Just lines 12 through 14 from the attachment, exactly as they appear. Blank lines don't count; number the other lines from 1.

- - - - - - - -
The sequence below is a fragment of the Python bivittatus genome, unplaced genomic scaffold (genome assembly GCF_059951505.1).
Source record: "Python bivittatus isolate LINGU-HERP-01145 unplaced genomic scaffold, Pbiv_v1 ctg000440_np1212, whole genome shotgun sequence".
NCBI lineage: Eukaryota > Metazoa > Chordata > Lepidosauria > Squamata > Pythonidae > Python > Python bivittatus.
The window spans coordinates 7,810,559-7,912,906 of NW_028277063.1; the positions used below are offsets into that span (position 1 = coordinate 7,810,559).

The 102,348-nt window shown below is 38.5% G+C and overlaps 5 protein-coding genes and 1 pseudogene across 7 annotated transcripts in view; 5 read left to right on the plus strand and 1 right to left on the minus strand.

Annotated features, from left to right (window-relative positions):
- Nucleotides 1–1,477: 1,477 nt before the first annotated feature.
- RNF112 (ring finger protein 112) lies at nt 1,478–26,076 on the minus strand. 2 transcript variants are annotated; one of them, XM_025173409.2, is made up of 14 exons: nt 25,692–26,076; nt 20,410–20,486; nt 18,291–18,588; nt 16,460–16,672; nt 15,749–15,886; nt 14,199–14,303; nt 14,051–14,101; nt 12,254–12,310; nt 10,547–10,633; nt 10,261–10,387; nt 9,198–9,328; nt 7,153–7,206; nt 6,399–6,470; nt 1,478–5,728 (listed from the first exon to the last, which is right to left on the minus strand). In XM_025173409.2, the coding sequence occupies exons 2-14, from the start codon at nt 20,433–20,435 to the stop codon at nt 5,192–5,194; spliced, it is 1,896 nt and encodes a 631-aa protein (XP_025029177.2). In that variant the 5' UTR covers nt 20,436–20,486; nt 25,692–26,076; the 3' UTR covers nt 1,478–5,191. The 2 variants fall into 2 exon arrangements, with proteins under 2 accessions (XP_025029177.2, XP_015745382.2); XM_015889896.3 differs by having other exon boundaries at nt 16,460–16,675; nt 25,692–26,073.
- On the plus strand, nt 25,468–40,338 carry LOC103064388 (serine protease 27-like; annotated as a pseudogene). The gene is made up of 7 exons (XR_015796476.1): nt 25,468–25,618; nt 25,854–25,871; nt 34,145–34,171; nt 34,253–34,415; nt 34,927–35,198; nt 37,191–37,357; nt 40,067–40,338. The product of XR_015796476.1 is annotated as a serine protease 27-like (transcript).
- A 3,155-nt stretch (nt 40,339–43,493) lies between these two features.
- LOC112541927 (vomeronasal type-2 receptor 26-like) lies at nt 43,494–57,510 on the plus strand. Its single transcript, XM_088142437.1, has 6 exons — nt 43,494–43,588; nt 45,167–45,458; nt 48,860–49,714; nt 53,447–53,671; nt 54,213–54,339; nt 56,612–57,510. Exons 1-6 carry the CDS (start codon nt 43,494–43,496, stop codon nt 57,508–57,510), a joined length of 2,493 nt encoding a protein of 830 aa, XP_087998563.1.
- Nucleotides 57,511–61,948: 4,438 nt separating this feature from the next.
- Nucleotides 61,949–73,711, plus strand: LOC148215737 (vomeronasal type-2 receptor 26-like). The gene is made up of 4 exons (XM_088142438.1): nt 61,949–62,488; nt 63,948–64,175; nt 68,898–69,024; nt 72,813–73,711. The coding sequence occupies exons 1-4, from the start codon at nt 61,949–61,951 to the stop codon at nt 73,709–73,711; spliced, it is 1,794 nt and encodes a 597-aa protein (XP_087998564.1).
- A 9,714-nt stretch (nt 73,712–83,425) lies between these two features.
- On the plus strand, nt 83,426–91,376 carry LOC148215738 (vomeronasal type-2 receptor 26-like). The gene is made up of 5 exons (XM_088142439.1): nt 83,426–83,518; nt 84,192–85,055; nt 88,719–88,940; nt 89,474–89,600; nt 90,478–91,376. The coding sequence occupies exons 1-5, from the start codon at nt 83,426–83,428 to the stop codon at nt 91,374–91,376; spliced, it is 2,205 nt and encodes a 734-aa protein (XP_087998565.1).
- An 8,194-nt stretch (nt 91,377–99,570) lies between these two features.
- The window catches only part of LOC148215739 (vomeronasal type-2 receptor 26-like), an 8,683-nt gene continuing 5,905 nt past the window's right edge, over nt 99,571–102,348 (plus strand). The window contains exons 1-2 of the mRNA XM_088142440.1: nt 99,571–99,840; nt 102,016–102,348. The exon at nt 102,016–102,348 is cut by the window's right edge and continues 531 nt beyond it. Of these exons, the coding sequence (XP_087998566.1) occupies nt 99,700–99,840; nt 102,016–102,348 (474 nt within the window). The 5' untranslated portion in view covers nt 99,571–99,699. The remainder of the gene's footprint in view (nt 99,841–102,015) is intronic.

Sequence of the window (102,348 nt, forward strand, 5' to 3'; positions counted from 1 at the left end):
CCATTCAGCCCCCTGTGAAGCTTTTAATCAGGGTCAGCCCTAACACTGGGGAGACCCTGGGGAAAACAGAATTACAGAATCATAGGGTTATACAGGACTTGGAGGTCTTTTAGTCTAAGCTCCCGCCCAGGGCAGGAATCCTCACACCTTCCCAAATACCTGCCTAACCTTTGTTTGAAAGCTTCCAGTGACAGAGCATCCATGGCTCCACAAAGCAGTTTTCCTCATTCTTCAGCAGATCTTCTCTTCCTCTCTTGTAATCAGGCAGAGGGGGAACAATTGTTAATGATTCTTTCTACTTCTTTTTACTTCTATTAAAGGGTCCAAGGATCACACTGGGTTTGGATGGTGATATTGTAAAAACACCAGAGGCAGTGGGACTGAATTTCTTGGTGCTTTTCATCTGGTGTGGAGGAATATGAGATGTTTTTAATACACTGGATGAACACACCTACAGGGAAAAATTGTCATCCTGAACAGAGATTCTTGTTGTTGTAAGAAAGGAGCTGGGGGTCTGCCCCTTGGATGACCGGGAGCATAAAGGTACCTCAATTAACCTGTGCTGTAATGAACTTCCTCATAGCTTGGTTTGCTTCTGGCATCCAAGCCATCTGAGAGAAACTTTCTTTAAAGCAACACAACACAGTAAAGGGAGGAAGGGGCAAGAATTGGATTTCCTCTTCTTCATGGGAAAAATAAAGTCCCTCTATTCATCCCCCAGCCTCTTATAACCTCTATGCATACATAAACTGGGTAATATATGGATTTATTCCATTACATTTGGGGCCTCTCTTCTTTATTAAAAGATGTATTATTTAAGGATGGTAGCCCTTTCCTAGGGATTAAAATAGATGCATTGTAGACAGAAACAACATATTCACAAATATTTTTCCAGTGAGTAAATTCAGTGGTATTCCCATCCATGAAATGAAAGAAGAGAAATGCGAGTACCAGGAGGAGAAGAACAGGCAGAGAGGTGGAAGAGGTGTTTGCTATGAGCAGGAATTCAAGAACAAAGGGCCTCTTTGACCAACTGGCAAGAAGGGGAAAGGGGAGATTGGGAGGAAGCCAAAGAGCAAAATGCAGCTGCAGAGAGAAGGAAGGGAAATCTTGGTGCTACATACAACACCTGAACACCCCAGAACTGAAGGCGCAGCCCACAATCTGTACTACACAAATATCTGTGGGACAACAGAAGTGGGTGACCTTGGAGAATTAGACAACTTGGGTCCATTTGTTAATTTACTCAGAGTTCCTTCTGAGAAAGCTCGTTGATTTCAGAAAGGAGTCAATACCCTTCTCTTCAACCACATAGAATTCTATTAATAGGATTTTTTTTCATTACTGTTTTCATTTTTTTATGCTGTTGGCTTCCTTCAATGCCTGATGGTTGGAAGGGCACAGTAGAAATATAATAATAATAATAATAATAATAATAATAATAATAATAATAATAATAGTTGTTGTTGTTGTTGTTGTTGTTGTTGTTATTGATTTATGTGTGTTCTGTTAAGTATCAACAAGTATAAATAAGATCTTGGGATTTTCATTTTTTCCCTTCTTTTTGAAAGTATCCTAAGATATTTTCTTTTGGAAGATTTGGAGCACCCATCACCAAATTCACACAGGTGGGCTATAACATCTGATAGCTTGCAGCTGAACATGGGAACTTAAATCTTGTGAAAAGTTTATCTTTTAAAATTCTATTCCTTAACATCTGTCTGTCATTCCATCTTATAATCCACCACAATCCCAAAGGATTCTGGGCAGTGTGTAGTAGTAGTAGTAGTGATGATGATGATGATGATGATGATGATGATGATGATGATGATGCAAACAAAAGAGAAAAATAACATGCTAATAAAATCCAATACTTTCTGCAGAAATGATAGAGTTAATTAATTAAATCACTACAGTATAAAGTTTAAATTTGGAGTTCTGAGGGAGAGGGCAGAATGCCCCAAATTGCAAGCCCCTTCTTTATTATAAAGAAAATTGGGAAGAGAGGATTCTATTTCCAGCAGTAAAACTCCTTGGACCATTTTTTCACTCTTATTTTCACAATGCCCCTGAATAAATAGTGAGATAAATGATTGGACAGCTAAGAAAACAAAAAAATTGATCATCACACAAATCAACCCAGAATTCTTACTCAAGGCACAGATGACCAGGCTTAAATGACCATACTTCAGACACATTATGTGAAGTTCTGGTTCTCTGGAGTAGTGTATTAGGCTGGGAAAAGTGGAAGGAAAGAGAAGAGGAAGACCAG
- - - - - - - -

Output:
- Nucleotides 57,511–61,948: 4,438 nt separating this feature from the next.
- Nucleotides 61,949–73,711, plus strand: LOC148215737 (vomeronasal type-2 receptor 26-like). The gene is made up of 4 exons (XM_088142438.1): nt 61,949–62,488; nt 63,948–64,175; nt 68,898–69,024; nt 72,813–73,711. The coding sequence occupies exons 1-4, from the start codon at nt 61,949–61,951 to the stop codon at nt 73,709–73,711; spliced, it is 1,794 nt and encodes a 597-aa protein (XP_087998564.1).
- A 9,714-nt stretch (nt 73,712–83,425) lies between these two features.